What’s in YOUR Caregiving Purse?

Truth be told, I’ve had a thing for purses since the age of four. Back then I used to carry candy, crayons, and a picture of my cat, Mooney. Later, my handbag contained the usual keys, a wallet, a makeup pouch, a cell phone, and a damp washcloth in a plastic bag, (oh, wait, that was my mother). When I became a caregiver though, the contents of this over-the-shoulder life support system quickly expanded with my new reality. Now I carried:

Hastily jotted sticky notes, which sometimes stuck to my butt as I ran errands. One evening, I spent an entire hour grocery shopping with a sign attached to my pants that read “Fleets enema.” Trust me, that’s a back-story you don’t want to hear.

A dozen to-do lists. Actually, it’s pretty normal for me to juggle multiple lists, partly because there’s something so damned satisfying in being able to line through something.

A pound of change in a baggie for the parking meter at my mother’s rehab center. Twenty minutes for a quarter, which is about what my time was worth.

A key ring to make a janitor jealous. It held twelve keys, including my office, house, and car; my parents houses and their safe deposit box, along with an assortment of scan thingies from Stein Mart and TJ Maxx for retail therapy.

My cell phone. Instead of salivating like Pavlov’s dogs every time it rang, my body’s response was a spray of adrenaline up my spine that wore me out. To keep my sanity, I would change ring tones every few weeks.

Tweezers, for pulling inch long chin hairs that literally sprang out of nowhere. What’s with that? And of course, I never noticed them until glancing in my car mirror while sitting in traffic. Who can pluck while everyone’s watching??

A pocket calendar with laughably small squares. Does anyone’s life actually fits in those one-inch boxes??

A brochure for an assisted living facility. I picked one up for my mother, but secretly wondered if it might be better for me, instead.

A relaxation CD from a friend. Great stuff, if I only had time to listen. It’s kind of like a lottery ticket. You have to play to win.

Mooshed up Kleenex for those times I was so exhausted and a stranger would say or do something kind. I’m not a crier, but that would always bring me to hot, messy, nose-running tears.

My parents’ healthcare forms including: HIPPA letters, durable powers of attorney; healthcare surrogate documents; and living wills. I didn’t think it the least bit odd to also carry their DNR’s (Do Not Resuscitate), as well. It is always about being prepared.

A list of my parents’ doctors. Unfortunately, my dad was doing a great job of alienating most of them, so the list was constantly changing. One physician told him he had an anger problem and suggested counseling. When my dad actually called to schedule a session, he got a voicemail recording, and left a string of four letter words that I can never, ever repeat.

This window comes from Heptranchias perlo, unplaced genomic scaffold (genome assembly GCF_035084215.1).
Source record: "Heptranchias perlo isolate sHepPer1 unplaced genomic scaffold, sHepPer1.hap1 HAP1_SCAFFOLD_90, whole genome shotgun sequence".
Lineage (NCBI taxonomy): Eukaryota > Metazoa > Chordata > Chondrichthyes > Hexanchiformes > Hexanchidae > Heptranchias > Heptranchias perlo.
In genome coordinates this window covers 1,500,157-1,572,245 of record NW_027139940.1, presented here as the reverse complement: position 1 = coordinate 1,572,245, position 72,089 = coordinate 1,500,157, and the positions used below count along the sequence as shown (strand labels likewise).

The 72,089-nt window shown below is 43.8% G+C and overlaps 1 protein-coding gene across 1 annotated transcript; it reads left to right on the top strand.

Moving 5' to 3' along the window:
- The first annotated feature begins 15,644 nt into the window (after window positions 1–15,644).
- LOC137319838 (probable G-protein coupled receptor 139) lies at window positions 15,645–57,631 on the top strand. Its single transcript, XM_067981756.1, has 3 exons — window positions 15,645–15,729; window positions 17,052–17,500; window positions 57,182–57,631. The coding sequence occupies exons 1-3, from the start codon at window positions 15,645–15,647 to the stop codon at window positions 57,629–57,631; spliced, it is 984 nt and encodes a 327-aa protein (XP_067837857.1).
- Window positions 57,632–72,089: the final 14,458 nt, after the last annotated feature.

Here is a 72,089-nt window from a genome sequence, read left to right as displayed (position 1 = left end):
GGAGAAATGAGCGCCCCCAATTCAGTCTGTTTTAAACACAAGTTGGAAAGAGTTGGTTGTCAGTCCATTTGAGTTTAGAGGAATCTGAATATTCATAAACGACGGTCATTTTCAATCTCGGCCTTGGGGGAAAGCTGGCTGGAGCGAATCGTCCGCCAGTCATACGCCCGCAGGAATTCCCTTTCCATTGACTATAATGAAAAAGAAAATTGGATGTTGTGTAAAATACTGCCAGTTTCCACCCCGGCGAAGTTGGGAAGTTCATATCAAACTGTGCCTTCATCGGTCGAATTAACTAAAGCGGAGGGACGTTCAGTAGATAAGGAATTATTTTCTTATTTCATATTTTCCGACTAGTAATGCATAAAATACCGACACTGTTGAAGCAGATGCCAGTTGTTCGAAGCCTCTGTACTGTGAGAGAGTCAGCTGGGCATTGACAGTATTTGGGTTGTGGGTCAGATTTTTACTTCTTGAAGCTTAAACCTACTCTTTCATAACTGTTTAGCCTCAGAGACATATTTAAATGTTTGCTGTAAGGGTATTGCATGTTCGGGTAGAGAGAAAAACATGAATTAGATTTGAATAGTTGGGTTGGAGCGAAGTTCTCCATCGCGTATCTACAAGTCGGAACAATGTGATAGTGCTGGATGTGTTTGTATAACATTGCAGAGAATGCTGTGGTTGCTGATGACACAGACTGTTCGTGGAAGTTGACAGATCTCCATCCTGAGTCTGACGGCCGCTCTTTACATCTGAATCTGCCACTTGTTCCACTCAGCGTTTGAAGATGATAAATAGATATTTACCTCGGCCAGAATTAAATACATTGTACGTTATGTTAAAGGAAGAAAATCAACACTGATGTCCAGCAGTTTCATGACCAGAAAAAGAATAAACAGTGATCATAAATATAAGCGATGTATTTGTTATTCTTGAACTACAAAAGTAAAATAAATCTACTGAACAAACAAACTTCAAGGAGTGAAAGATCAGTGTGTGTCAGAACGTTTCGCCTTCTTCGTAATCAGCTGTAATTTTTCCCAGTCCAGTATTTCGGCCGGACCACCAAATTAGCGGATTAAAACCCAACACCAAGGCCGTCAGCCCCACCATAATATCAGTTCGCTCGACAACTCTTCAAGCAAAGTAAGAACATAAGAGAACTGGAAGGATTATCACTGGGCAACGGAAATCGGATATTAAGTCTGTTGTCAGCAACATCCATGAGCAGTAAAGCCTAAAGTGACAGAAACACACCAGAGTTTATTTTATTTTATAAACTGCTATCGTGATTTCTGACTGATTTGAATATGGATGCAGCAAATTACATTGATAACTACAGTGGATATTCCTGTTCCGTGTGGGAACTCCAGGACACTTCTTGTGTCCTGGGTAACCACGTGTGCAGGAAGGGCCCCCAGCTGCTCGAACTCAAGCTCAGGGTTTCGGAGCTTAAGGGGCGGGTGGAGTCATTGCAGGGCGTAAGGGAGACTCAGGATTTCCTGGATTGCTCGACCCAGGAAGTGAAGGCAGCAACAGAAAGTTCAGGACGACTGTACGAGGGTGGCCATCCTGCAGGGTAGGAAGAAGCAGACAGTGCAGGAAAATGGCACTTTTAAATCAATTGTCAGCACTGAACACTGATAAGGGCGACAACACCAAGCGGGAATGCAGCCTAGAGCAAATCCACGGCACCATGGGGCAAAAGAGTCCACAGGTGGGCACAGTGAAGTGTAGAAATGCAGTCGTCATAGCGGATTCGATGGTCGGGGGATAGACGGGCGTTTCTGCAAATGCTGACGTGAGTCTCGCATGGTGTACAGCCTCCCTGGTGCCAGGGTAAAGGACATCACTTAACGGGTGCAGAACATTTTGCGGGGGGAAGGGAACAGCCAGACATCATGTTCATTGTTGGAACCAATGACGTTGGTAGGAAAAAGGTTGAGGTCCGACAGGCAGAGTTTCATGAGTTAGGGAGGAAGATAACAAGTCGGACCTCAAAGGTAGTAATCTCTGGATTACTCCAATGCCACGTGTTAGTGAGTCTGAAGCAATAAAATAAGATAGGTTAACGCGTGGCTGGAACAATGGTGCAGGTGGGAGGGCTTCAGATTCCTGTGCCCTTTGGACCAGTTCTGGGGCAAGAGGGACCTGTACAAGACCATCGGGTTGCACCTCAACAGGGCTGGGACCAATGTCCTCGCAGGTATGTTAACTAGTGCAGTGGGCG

Last, but not least, I rarely went anywhere without a twisted sense of humor; because, as we caregivers know, despite all our preparation and planning for the unexpected challenges of this role, sometimes laughter can save us when nothing else will.

So, in the spirit of sharing, tell us what’s in your purse today?




  1. Debra Reed says:

    You covered it so well, Judith. In my case my mom was the one kicked out of her dentist and eye doctors for how rude and ugly she was.Fortunately her internist hung in with her. I was beyond mortified begging each of the aforementioned to reconsider….basically bribing them with a donation to their favorite charity. Her dental and eye situations were quite difficult and I couldn’t bear starting over. My stress filled agonizing begging worked.
    My list of lists and never ending post-its. My little squared calendar I could barely read…all of it….oy!

    • Judith Henry says:

      Oh, Deb-I feel deeply for what you went through with your mom. That kind of stuff can bring us to our knees. Big love and hugs to you.

  2. Ali says:

    I’ve got the laughter quotient down pat. It’s the dichotomy of carrying BABY WIPES and DEPENDS UNDERGARMENTS in the same shoulder bag. Neither of these things belong to me but are MY BEST FRIEND in cases when truly needed !

    • Judith Henry says:

      Oh, Ali – you have absolutely nailed the upside-down world of caregiving. We will keep laughing, because it beats the alternative. Sending you love and hugs.

  3. Harriet Hodgson says:

    I’m carrying a list of my husband’s medical appointments, a novel to read while he is at appointments, and cough drops because his meds dry out his mouth. Also carrying a flashlight in case the power fails. As a writer, I have a notebook to jot down article and book ideas. Carrying aspirin in case I think I’m having a heart attack. And so it goes.

    • Judith Henry says:

      You sound like the consummate caregiver, Harriet. I understand that aspirin, deeply and profoundly. Wish I could just reach out and hug you.

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